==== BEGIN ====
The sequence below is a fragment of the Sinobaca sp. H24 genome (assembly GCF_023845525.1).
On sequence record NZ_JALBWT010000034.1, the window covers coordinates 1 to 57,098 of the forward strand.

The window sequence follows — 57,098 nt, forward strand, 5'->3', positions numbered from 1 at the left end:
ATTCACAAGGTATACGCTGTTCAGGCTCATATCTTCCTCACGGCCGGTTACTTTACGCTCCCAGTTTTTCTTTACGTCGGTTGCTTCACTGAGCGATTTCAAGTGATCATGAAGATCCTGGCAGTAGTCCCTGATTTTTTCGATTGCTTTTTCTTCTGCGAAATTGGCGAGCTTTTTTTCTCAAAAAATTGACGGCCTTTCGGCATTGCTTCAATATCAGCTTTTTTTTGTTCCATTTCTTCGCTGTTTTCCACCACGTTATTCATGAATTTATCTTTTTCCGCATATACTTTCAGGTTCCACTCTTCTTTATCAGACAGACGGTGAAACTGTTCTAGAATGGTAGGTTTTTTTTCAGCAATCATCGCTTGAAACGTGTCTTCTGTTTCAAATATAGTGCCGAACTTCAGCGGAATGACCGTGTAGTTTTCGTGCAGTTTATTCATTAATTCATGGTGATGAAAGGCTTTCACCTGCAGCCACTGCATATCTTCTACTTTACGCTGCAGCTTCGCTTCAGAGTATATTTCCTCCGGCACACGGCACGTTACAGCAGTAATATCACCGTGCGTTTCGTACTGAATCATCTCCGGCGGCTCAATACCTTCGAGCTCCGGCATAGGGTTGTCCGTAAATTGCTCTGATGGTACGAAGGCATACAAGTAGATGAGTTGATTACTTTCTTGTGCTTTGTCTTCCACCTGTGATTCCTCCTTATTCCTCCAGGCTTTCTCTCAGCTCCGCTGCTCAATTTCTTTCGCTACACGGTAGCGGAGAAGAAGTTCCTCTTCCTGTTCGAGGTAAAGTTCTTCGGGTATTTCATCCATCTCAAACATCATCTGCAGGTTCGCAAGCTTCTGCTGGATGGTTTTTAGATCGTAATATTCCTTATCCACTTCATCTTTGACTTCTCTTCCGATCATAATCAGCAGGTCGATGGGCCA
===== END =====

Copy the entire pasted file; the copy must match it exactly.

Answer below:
The sequence below is a fragment of the Sinobaca sp. H24 genome (assembly GCF_023845525.1).
On sequence record NZ_JALBWT010000034.1, the window covers coordinates 1 to 57,098 of the forward strand.

The window sequence follows — 57,098 nt, forward strand, 5'->3', positions numbered from 1 at the left end:
ATTCACAAGGTATACGCTGTTCAGGCTCATATCTTCCTCACGGCCGGTTACTTTACGCTCCCAGTTTTTCTTTACGTCGGTTGCTTCACTGAGCGATTTCAAGTGATCATGAAGATCCTGGCAGTAGTCCCTGATTTTTTCGATTGCTTTTTCTTCTGCGAAATTGGCGAGCTTTTTTTCTCAAAAAATTGACGGCCTTTCGGCATTGCTTCAATATCAGCTTTTTTTTGTTCCATTTCTTCGCTGTTTTCCACCACGTTATTCATGAATTTATCTTTTTCCGCATATACTTTCAGGTTCCACTCTTCTTTATCAGACAGACGGTGAAACTGTTCTAGAATGGTAGGTTTTTTTTCAGCAATCATCGCTTGAAACGTGTCTTCTGTTTCAAATATAGTGCCGAACTTCAGCGGAATGACCGTGTAGTTTTCGTGCAGTTTATTCATTAATTCATGGTGATGAAAGGCTTTCACCTGCAGCCACTGCATATCTTCTACTTTACGCTGCAGCTTCGCTTCAGAGTATATTTCCTCCGGCACACGGCACGTTACAGCAGTAATATCACCGTGCGTTTCGTACTGAATCATCTCCGGCGGCTCAATACCTTCGAGCTCCGGCATAGGGTTGTCCGTAAATTGCTCTGATGGTACGAAGGCATACAAGTAGATGAGTTGATTACTTTCTTGTGCTTTGTCTTCCACCTGTGATTCCTCCTTATTCCTCCAGGCTTTCTCTCAGCTCCGCTGCTCAATTTCTTTCGCTACACGGTAGCGGAGAAGAAGTTCCTCTTCCTGTTCGAGGTAAAGTTCTTCGGGTATTTCATCCATCTCAAACATCATCTGCAGGTTCGCAAGCTTCTGCTGGATGGTTTTTAGATCGTAATATTCCTTATCCACTTCATCTTTGACTTCTCTTCCGATCATAATCAGCAGGTCGATGGGCCA